Economics and Dr. King: collecting on the 'bad check.'

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When Dr. King speaks of the 'bank of justice,' how can we get justice?

In today's economy the answer is: jobs for all who want them. Dr. King fervently defended this position:
"For the civil rights leaders, the fight for justice was not limited to
providing equal voting rights for all Americans and abstaining from
discriminatory practices against African Americans. A federally funded
Job Guarantee program was a central theme articulated by Martin Luther
King and Bayard Rustin (the organizer of the 1963 March on Washington,
and one of this year's recipients (posthumously) of the Presidential
Medal of Freedom)."
          -Professor Fadhel Kaboub, Denison University economist.

Can we afford jobs for all?

Gold standard thinking of pre-crisis economics said no, but the US is not under a gold standard and today the answer is yes.

"Unfortunately, mainstream economists have been successful in
spreading their deficit phobia in Washington and have kept the
U.S. from implementing one of the most socially and economically
transformative policies since the New Deal program. The so-called
'sound finance' advocates (deficit hawks and deficit doves) fail to
understand the meaning of financial sovereignty, recognize the
difference between currency issuer and currency users, and accept the
logical implications of the sectoral balance analysis." 
          -Professor Fadhel Kaboub, Denison University economist.

Making the economy too small and then blaming poor people is like giving two treats to three cats: one third will always go hungry, no mater what. Expecting anything else is what Dr. King called the 'bootstrap philosophy' in which African Americans who found themselves in 'an island of poverty' were expected to pull themselves up by their own bootstraps when they had no boots.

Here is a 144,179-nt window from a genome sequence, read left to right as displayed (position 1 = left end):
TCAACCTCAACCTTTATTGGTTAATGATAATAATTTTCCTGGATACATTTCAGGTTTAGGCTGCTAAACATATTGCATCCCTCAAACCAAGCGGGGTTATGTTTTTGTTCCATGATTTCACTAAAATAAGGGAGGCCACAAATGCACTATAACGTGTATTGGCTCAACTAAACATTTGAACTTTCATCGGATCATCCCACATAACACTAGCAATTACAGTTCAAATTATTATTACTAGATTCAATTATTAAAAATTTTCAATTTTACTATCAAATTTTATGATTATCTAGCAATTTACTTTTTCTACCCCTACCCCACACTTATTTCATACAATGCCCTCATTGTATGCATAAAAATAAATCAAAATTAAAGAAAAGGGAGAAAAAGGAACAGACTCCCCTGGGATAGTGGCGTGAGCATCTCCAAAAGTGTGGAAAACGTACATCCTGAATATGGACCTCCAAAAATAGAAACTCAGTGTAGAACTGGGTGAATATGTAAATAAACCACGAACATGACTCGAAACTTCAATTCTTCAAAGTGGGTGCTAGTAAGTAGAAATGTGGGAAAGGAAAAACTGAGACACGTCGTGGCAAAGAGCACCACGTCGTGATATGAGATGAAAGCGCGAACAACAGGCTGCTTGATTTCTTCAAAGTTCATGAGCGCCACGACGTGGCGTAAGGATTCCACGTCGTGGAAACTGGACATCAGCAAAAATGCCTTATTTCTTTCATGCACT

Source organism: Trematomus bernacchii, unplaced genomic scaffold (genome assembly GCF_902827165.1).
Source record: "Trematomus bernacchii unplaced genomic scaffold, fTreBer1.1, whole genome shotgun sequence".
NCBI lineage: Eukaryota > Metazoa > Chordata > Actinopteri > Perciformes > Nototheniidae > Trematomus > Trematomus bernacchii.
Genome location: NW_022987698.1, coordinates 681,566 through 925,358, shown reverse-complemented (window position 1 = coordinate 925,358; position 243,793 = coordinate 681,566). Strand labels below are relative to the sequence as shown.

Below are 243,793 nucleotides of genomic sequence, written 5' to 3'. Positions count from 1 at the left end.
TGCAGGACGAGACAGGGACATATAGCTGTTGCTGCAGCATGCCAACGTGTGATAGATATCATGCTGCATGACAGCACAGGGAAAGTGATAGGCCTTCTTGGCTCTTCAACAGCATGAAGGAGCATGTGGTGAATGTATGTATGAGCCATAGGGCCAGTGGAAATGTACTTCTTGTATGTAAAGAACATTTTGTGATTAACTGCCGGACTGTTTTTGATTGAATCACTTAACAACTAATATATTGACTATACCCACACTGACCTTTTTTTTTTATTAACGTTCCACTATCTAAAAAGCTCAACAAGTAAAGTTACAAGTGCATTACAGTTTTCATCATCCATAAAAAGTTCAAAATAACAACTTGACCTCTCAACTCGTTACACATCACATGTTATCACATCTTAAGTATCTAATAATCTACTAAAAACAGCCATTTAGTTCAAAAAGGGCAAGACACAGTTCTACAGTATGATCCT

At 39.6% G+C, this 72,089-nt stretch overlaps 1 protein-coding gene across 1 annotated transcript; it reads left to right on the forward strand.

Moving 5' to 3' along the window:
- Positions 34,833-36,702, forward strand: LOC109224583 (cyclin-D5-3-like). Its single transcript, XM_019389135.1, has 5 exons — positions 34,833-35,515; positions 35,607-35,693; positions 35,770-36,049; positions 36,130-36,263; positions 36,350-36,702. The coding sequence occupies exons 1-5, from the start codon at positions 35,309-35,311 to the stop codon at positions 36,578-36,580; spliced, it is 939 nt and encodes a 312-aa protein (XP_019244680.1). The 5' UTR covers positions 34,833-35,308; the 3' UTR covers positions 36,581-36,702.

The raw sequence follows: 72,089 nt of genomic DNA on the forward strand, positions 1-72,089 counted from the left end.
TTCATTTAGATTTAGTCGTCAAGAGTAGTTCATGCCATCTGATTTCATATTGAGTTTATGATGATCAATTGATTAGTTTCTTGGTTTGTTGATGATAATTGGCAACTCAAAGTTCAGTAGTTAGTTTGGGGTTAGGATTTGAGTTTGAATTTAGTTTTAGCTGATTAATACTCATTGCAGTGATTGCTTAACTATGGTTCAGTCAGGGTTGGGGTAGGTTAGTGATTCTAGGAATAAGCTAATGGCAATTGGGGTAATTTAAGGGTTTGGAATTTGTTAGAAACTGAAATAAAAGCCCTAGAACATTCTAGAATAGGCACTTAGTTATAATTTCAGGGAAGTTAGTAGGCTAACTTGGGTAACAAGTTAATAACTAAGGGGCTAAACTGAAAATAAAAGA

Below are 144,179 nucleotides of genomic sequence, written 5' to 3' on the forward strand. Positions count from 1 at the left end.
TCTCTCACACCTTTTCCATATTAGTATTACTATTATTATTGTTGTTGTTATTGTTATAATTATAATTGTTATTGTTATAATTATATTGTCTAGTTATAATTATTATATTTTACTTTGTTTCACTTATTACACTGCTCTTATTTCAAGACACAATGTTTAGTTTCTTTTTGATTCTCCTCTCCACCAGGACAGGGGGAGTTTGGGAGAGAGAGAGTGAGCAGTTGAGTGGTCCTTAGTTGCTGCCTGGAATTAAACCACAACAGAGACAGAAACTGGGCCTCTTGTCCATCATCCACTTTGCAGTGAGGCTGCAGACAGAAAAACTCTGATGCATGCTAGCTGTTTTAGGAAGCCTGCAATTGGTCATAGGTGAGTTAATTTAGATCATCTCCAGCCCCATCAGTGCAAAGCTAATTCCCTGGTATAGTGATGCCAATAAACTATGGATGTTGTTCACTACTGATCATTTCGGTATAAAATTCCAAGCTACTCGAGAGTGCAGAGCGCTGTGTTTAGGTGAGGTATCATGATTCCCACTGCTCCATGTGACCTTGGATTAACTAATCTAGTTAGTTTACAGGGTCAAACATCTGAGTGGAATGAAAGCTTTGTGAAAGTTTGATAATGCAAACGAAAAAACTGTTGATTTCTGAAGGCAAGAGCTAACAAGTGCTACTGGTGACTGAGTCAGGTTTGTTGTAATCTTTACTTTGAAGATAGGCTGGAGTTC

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Modern Monetary Theory (MMT) entails what Dr. King called for:

"a revolution in values will soon cause us to question the fairness 
and justice of many of our past and present policies."

What jobs will people do if jobs are to be had by all?

New kinds of employment relations will have to be conceived of. As Dr. King said:
"we must rapidly begin the shift from a thing-oriented society to a
person-oriented society. When machines and computers, profit motives
and property rights, are considered more important than people, the
giant triplets of racism, extreme materialism, and militarism are
incapable of being conquered."
Some sensible wealthy people like the economist John Maynard Keynes (though he did not particularly love the poor) realized what Dr. King pointed out, that
"I can never be what I ought to be until you are what you ought to
be. And you can never be what you ought to be until I am what I ought
to be."
But most feel more secure continuing the logic, though more restrained in its expression thanks to the struggle led by Dr. King, of running society by the chain (credit scores, criminal records, and incarceration --replacing traditional racism), the whip (undemocratic workplaces with constant fear of unemployment-- a consequence of extreme materialism), and the sword (constant war and a war economy-- militarism). Overcoming this calls upon moral force, but also moral arguments to defeat the false economic arguments that protect the system of hierarchy and domination as did the false concept of race that was invented to try to rationalize slavery.

We Can Overcome.

The moral arguments of Dr. King and the demands of the March on Washington for Jobs and Freedom CAN be realized in practice. The theories denying it have failed spectacularly and the theories explaining how are well worked out. America can replace networks of prison with networks of jobs. We can allow those who have, through one path or another, come within the shelter of our sovereign protection to live in dignity and security. We can take care of our own.

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